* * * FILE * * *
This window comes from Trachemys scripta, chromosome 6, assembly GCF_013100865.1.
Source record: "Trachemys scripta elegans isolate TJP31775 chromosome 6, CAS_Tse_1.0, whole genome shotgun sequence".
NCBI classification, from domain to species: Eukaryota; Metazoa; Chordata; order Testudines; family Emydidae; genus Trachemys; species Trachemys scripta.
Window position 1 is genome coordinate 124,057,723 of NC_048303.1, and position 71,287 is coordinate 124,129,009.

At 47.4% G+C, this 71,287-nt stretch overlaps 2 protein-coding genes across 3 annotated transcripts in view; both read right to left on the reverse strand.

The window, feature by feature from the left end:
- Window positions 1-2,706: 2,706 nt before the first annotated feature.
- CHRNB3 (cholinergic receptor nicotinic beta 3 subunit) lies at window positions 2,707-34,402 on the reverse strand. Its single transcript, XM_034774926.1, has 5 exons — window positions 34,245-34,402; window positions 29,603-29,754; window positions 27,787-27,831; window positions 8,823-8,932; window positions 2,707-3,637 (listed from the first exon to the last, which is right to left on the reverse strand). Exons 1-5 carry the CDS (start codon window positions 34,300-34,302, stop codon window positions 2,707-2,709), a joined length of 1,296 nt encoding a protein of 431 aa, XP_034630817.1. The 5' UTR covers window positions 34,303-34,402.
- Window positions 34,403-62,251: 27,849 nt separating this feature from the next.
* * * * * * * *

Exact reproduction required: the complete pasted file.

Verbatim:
This window comes from Trachemys scripta, chromosome 6, assembly GCF_013100865.1.
Source record: "Trachemys scripta elegans isolate TJP31775 chromosome 6, CAS_Tse_1.0, whole genome shotgun sequence".
NCBI classification, from domain to species: Eukaryota; Metazoa; Chordata; order Testudines; family Emydidae; genus Trachemys; species Trachemys scripta.
Window position 1 is genome coordinate 124,057,723 of NC_048303.1, and position 71,287 is coordinate 124,129,009.

At 47.4% G+C, this 71,287-nt stretch overlaps 2 protein-coding genes across 3 annotated transcripts in view; both read right to left on the reverse strand.

The window, feature by feature from the left end:
- Window positions 1-2,706: 2,706 nt before the first annotated feature.
- CHRNB3 (cholinergic receptor nicotinic beta 3 subunit) lies at window positions 2,707-34,402 on the reverse strand. Its single transcript, XM_034774926.1, has 5 exons — window positions 34,245-34,402; window positions 29,603-29,754; window positions 27,787-27,831; window positions 8,823-8,932; window positions 2,707-3,637 (listed from the first exon to the last, which is right to left on the reverse strand). Exons 1-5 carry the CDS (start codon window positions 34,300-34,302, stop codon window positions 2,707-2,709), a joined length of 1,296 nt encoding a protein of 431 aa, XP_034630817.1. The 5' UTR covers window positions 34,303-34,402.
- Window positions 34,403-62,251: 27,849 nt separating this feature from the next.